Friday, May 29, 2015

Drive-By Photography.

Right or wrong?
____ Everybody carries a camera nowadays, it's part of every mobile phone. More and more photographs and videos are being taken of any interesting situations. Social media is a perfect out-let for a snapper's handy-work and the digital camera has changed the whole shooting match. Now it seems that the police are prosecuting drivers for using their camera-phones whilst driving. Drivers were taking pictures of a truck accident as they drove by on the opposite carriageway.

____ I must admit that I drive along with a camera on the passenger seat; half the pictures on this blog are taken when the truck is rolling. Look at the evidence; they got me bang to rights. But just how different is it from a police officer using a radar gun to check vehicle speeds when they are driving. I hate rubbernecking and have seen it cause numerous accidents but will the police now start prosecuting drivers for slowing down just to look at an accident.

____I think police are now becoming afraid of the power of the camera. Every picture tells a story. If you are a white police officer with the bad habit of shooting un-armed black men; the last thing that you need is some by-stander recording it on his cell-phone. The camera can be a powerful weapon. A driver gave me the finger when I was pulling slowly out of a truckstop as he was arriving in his SUV. I did a U-turn and chased him round the parking lot; he got out of his vehicle holding a 12 inch monkey wrench. I got out my camera and he was gone in a cloud of dust.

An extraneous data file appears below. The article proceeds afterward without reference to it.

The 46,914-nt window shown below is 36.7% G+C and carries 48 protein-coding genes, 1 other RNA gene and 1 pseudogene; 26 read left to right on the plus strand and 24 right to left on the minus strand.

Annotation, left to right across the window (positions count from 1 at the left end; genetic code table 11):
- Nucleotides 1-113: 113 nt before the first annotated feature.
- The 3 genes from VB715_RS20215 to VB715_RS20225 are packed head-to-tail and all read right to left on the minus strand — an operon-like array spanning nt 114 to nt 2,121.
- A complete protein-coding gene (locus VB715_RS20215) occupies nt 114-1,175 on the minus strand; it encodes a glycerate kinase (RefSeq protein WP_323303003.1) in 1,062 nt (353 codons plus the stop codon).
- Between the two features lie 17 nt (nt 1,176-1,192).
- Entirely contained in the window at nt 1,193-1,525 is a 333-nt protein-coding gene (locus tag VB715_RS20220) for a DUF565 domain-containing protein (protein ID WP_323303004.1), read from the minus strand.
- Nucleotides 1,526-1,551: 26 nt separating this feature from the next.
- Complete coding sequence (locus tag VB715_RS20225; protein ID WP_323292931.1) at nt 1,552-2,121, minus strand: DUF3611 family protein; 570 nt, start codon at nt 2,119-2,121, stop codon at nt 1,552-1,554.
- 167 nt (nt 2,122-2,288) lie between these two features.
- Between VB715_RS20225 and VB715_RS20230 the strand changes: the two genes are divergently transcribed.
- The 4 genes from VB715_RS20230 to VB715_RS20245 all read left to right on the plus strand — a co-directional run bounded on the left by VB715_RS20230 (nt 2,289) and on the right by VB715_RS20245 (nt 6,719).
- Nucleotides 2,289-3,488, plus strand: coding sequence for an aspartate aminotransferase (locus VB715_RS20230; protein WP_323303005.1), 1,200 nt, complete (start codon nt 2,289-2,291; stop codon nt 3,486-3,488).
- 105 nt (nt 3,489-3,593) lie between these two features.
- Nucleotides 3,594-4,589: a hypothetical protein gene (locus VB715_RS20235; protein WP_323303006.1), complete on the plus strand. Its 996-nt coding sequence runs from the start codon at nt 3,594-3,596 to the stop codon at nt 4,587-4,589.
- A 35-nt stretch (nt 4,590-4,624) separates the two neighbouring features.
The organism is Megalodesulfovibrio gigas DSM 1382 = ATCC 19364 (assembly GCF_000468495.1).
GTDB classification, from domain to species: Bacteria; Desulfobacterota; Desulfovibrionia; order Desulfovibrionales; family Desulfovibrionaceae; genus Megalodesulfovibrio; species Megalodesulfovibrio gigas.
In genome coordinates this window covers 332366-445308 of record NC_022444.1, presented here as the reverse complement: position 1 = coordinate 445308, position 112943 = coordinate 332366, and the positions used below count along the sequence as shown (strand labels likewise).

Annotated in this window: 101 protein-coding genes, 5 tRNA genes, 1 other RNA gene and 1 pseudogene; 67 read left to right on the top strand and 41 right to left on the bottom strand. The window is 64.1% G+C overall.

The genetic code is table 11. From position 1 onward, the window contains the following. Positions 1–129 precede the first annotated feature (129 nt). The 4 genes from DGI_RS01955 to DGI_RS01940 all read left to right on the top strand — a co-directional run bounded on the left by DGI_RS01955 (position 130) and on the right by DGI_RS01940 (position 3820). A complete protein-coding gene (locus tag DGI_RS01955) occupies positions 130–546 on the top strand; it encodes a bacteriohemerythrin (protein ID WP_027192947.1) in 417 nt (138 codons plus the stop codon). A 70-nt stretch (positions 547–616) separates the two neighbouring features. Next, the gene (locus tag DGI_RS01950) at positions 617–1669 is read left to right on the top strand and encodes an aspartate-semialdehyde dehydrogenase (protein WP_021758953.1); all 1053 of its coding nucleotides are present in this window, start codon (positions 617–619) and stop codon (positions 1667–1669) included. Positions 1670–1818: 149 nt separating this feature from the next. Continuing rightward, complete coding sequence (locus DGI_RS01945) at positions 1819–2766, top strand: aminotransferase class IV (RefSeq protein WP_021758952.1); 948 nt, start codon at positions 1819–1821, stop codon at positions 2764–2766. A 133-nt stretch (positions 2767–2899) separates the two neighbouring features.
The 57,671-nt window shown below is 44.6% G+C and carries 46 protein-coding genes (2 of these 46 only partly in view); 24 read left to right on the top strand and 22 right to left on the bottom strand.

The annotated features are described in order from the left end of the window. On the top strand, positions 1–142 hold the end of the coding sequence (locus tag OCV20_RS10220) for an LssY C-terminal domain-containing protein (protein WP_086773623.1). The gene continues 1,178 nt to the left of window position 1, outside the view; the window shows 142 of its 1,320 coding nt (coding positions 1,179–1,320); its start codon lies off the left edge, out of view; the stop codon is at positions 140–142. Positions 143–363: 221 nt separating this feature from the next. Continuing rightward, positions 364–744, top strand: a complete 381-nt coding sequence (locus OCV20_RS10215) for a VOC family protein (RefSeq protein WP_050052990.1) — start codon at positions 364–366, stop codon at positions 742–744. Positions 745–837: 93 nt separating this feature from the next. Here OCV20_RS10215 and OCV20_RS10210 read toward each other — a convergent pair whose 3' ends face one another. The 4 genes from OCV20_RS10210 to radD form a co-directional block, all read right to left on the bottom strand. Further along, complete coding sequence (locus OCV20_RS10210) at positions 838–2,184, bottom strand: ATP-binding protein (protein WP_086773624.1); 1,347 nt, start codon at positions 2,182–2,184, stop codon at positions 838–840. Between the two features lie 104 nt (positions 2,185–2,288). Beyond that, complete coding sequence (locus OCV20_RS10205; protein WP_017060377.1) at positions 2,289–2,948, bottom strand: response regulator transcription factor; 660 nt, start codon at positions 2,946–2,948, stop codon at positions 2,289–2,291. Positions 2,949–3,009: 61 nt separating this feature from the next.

The power of the lens.

____Photography is not a crime; as every paparazzi stalker will tell you. If you are not doing anything wrong then a photo is hardly worth the effort. When some joker wants to play games by tapping his brakes; holding up a camera so that they can clearly see it in their rear-view mirror soon makes them think twice. Dashcams have become so popular that US Customs have become resigned to the fact that they can no longer prohibit all photography at border crossings.

Slightly out of focus, as always.

____I am not going to stop taking pictures whilst driving and think I have enough good judgement of when to pick the camera up and when to leave it alone; both for moral and safety reasons. The success rate for my handiwork is about 5%. Many are blurred, badly framed, out of range and plenty where I've missed the object completely. Bad weather and dirty windows also rule out a lot of stuff that I would like to put on the blog. However there is one subject that seems to have a curious screen of un-photographability surrounding it: Amish horses and buggies. I have taken scores of photos of these but they are never in sharp focus or close up and sometimes not even in the picture. It is as if there is a weird force-field protecting them from losing their soul to the camera.